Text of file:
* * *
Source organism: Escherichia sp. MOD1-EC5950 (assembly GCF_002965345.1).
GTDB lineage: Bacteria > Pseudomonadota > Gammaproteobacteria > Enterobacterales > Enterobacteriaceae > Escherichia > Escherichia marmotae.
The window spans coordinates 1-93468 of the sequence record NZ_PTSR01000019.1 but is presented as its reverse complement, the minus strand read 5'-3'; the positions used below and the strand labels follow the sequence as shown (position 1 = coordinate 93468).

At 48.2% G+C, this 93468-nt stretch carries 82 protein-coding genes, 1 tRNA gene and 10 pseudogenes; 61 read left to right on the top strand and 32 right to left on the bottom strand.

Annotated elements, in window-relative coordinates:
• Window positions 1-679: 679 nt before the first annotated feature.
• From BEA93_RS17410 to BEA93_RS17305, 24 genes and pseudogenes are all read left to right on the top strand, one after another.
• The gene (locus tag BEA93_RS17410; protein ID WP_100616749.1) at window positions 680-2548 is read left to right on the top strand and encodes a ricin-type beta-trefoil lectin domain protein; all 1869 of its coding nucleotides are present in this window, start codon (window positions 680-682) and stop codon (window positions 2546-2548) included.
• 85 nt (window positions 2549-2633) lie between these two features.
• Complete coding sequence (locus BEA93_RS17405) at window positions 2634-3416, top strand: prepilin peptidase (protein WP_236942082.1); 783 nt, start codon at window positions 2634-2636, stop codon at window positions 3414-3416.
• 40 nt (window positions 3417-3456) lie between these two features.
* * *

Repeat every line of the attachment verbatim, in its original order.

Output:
Source organism: Escherichia sp. MOD1-EC5950 (assembly GCF_002965345.1).
GTDB lineage: Bacteria > Pseudomonadota > Gammaproteobacteria > Enterobacterales > Enterobacteriaceae > Escherichia > Escherichia marmotae.
The window spans coordinates 1-93468 of the sequence record NZ_PTSR01000019.1 but is presented as its reverse complement, the minus strand read 5'-3'; the positions used below and the strand labels follow the sequence as shown (position 1 = coordinate 93468).

At 48.2% G+C, this 93468-nt stretch carries 82 protein-coding genes, 1 tRNA gene and 10 pseudogenes; 61 read left to right on the top strand and 32 right to left on the bottom strand.

Annotated elements, in window-relative coordinates:
• Window positions 1-679: 679 nt before the first annotated feature.
• From BEA93_RS17410 to BEA93_RS17305, 24 genes and pseudogenes are all read left to right on the top strand, one after another.
• The gene (locus tag BEA93_RS17410; protein ID WP_100616749.1) at window positions 680-2548 is read left to right on the top strand and encodes a ricin-type beta-trefoil lectin domain protein; all 1869 of its coding nucleotides are present in this window, start codon (window positions 680-682) and stop codon (window positions 2546-2548) included.
• 85 nt (window positions 2549-2633) lie between these two features.
• Complete coding sequence (locus BEA93_RS17405) at window positions 2634-3416, top strand: prepilin peptidase (protein WP_236942082.1); 783 nt, start codon at window positions 2634-2636, stop codon at window positions 3414-3416.
• 40 nt (window positions 3417-3456) lie between these two features.